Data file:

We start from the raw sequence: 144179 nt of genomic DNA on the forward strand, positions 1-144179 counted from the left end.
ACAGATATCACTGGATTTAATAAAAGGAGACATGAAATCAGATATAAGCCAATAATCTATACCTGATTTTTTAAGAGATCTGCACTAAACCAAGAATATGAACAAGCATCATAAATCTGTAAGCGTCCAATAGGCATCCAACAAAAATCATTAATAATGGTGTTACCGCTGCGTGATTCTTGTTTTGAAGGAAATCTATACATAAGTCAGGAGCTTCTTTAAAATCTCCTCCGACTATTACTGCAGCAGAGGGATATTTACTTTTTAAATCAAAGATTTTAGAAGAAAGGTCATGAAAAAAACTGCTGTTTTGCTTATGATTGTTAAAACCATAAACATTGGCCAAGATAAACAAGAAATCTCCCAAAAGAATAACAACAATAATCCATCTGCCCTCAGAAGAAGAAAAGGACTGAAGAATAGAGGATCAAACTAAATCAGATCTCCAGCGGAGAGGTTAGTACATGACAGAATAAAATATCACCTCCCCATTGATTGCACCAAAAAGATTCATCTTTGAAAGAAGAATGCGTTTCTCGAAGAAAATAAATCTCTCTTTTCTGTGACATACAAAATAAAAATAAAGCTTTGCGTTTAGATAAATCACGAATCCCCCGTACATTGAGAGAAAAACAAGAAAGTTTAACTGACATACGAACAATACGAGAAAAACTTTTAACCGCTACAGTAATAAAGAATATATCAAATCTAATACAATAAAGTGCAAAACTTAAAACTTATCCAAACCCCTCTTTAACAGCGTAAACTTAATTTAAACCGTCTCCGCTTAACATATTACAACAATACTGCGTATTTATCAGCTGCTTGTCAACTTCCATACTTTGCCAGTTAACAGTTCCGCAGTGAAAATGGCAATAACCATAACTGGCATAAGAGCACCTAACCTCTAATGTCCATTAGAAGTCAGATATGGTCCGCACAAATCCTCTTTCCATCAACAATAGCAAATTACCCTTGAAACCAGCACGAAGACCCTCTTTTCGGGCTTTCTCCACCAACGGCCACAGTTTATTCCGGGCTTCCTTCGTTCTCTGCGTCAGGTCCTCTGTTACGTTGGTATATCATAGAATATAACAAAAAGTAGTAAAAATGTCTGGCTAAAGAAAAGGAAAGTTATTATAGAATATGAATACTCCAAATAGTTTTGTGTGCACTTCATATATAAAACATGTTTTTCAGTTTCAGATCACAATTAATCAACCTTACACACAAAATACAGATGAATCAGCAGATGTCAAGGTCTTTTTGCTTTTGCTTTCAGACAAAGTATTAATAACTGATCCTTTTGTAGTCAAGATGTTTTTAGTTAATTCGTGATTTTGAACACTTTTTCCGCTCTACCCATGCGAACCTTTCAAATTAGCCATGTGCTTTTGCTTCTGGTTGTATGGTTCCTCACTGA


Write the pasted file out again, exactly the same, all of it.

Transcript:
We start from the raw sequence: 144179 nt of genomic DNA on the forward strand, positions 1-144179 counted from the left end.
ACAGATATCACTGGATTTAATAAAAGGAGACATGAAATCAGATATAAGCCAATAATCTATACCTGATTTTTTAAGAGATCTGCACTAAACCAAGAATATGAACAAGCATCATAAATCTGTAAGCGTCCAATAGGCATCCAACAAAAATCATTAATAATGGTGTTACCGCTGCGTGATTCTTGTTTTGAAGGAAATCTATACATAAGTCAGGAGCTTCTTTAAAATCTCCTCCGACTATTACTGCAGCAGAGGGATATTTACTTTTTAAATCAAAGATTTTAGAAGAAAGGTCATGAAAAAAACTGCTGTTTTGCTTATGATTGTTAAAACCATAAACATTGGCCAAGATAAACAAGAAATCTCCCAAAAGAATAACAACAATAATCCATCTGCCCTCAGAAGAAGAAAAGGACTGAAGAATAGAGGATCAAACTAAATCAGATCTCCAGCGGAGAGGTTAGTACATGACAGAATAAAATATCACCTCCCCATTGATTGCACCAAAAAGATTCATCTTTGAAAGAAGAATGCGTTTCTCGAAGAAAATAAATCTCTCTTTTCTGTGACATACAAAATAAAAATAAAGCTTTGCGTTTAGATAAATCACGAATCCCCCGTACATTGAGAGAAAAACAAGAAAGTTTAACTGACATACGAACAATACGAGAAAAACTTTTAACCGCTACAGTAATAAAGAATATATCAAATCTAATACAATAAAGTGCAAAACTTAAAACTTATCCAAACCCCTCTTTAACAGCGTAAACTTAATTTAAACCGTCTCCGCTTAACATATTACAACAATACTGCGTATTTATCAGCTGCTTGTCAACTTCCATACTTTGCCAGTTAACAGTTCCGCAGTGAAAATGGCAATAACCATAACTGGCATAAGAGCACCTAACCTCTAATGTCCATTAGAAGTCAGATATGGTCCGCACAAATCCTCTTTCCATCAACAATAGCAAATTACCCTTGAAACCAGCACGAAGACCCTCTTTTCGGGCTTTCTCCACCAACGGCCACAGTTTATTCCGGGCTTCCTTCGTTCTCTGCGTCAGGTCCTCTGTTACGTTGGTATATCATAGAATATAACAAAAAGTAGTAAAAATGTCTGGCTAAAGAAAAGGAAAGTTATTATAGAATATGAATACTCCAAATAGTTTTGTGTGCACTTCATATATAAAACATGTTTTTCAGTTTCAGATCACAATTAATCAACCTTACACACAAAATACAGATGAATCAGCAGATGTCAAGGTCTTTTTGCTTTTGCTTTCAGACAAAGTATTAATAACTGATCCTTTTGTAGTCAAGATGTTTTTAGTTAATTCGTGATTTTGAACACTTTTTCCGCTCTACCCATGCGAACCTTTCAAATTAGCCATGTGCTTTTGCTTCTGGTTGTATGGTTCCTCACTGA